DeLauro: Spend more on biomedical research to combat Ebola

Congresswoman Rosa DeLauro, whose district includes part of Shelton, is calling for more funding for the National Institutes of Health (NIH).

Joined by representatives of the local biomedical research industry on Monday in New Haven, DeLauro said she has introduced the Accelerating Biomedical Research Act to affirm “that biomedical research is an important priority.”

The legislation would allow current budget caps to be adjusted for increased NIH spending, said DeLauro, a Democrat in her 12th term.

“The spread of Ebola in America is on everyone’s minds right now,” DeLauro said. “It can be contained in nations like America that have a strong public health infrastructure.

“But we would be in a better position if we had not cut the NIH’s budget over the last four years,” she said. “Cutting medical research has an incalculable cost, when life-saving discoveries are never made.”

Says NIH budget has been cut

DeLauro said ongoing investment in the biomedical field is necessary. “We have to keep funding the life-saving research that pushes the frontiers of medical science and keeps Americans healthy,” she said.

After adjusting for inflation, the NIH budget has been cut by $3.4 billion (10%) during the past four years, according to DeLauro. Connecticut has been particularly damaged by those cuts, with NIH funding to the state dropping by over 7% during that time, she claimed.

The Accelerating Biomedical Research Act would create a new Budget Control Act cap adjustment for NIH. Any funding provided over $29.9 billion would trigger a budget cap increase to accommodate the additional funding.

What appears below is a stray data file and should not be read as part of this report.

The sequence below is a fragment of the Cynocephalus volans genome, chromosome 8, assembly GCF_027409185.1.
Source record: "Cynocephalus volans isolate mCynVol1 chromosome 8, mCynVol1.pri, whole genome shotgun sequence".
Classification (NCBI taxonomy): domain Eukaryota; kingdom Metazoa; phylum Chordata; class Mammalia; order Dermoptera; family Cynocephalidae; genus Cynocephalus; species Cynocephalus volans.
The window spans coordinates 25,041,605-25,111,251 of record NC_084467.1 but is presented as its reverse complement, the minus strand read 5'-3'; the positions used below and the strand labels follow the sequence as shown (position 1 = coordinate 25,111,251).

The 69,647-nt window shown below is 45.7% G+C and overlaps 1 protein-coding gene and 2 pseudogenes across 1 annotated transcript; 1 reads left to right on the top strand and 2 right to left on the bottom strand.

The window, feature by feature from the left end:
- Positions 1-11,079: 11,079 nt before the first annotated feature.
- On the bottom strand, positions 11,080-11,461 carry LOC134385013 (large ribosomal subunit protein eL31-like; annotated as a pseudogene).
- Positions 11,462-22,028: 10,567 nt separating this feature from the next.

The bill would allow appropriations to increase NIH funding by 10% for the first two years and 5% each year thereafter. A coalition of more than 100 advocacy groups and research institutions support the bill, DeLauro said.

Pharmaceutical firm founder is ' concerned’

Craig Crews, founder and chief scientific advisor at the New Haven-based Arvinas pharmaceutical firm, agreed with DeLauro.

“For the past 17 years, the NIH has generously supported basic science research in my lab, which has served as the basis for the launch of two biotech companies and a FDA-approved anti-cancer drug,” Crews said.

“While past federal support was been crucial for these successes, I am concerned that decreased NIH support in the past few years is negatively impacting the basic research that is needed now for the discovery of future drugs necessary to address important public health issues such as obesity, diabetes and Alzheimer’s disease,” he said.